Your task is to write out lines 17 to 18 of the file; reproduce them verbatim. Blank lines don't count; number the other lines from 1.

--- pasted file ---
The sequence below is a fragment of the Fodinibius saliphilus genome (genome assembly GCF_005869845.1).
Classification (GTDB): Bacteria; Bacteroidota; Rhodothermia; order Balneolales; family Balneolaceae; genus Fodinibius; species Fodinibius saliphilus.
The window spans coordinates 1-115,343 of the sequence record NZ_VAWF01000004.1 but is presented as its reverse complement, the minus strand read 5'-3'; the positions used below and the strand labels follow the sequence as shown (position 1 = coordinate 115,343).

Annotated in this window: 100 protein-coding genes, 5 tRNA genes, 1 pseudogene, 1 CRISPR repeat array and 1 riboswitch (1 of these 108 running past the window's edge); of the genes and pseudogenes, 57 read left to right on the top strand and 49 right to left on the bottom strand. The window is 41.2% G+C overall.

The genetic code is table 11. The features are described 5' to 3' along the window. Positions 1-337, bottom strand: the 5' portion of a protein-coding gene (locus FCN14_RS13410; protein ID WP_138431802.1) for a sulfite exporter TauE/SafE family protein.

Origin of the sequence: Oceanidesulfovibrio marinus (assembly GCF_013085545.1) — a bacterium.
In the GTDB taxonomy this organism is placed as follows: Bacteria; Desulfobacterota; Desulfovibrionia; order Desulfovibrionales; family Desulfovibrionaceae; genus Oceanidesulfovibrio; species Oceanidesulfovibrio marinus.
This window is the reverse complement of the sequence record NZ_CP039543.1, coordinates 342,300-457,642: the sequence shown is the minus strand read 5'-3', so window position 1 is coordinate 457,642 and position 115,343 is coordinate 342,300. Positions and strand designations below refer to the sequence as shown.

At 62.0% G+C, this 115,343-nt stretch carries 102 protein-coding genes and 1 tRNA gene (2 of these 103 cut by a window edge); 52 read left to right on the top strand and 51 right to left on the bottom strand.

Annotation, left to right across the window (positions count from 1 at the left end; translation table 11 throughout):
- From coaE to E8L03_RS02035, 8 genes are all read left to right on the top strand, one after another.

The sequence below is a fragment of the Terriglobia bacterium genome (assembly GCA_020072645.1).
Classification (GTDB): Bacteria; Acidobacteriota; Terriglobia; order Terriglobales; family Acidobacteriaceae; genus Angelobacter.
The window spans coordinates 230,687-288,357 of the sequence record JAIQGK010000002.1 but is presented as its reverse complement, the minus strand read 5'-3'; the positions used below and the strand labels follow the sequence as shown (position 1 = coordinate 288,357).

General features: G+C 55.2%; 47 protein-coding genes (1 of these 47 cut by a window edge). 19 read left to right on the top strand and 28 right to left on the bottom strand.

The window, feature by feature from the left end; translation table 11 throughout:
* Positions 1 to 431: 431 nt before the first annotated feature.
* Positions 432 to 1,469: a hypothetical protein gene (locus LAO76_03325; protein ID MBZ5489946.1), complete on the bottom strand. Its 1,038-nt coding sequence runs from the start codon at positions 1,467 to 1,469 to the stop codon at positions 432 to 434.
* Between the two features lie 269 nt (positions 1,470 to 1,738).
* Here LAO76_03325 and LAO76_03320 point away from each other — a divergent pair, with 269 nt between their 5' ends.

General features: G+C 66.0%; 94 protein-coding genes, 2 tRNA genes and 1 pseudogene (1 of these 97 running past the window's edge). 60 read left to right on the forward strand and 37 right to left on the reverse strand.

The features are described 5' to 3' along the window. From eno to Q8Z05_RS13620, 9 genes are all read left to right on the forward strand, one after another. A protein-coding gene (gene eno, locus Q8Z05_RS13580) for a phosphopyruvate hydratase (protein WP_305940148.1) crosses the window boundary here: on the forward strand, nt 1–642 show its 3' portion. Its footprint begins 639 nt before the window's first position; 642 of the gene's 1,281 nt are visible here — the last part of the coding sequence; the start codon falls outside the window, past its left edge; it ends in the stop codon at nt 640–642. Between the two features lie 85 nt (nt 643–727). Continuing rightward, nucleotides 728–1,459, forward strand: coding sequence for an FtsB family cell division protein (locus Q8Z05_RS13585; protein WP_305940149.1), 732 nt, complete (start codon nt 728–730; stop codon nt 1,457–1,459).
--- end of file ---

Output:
* Positions 1 to 431: 431 nt before the first annotated feature.
* Positions 432 to 1,469: a hypothetical protein gene (locus LAO76_03325; protein ID MBZ5489946.1), complete on the bottom strand. Its 1,038-nt coding sequence runs from the start codon at positions 1,467 to 1,469 to the stop codon at positions 432 to 434.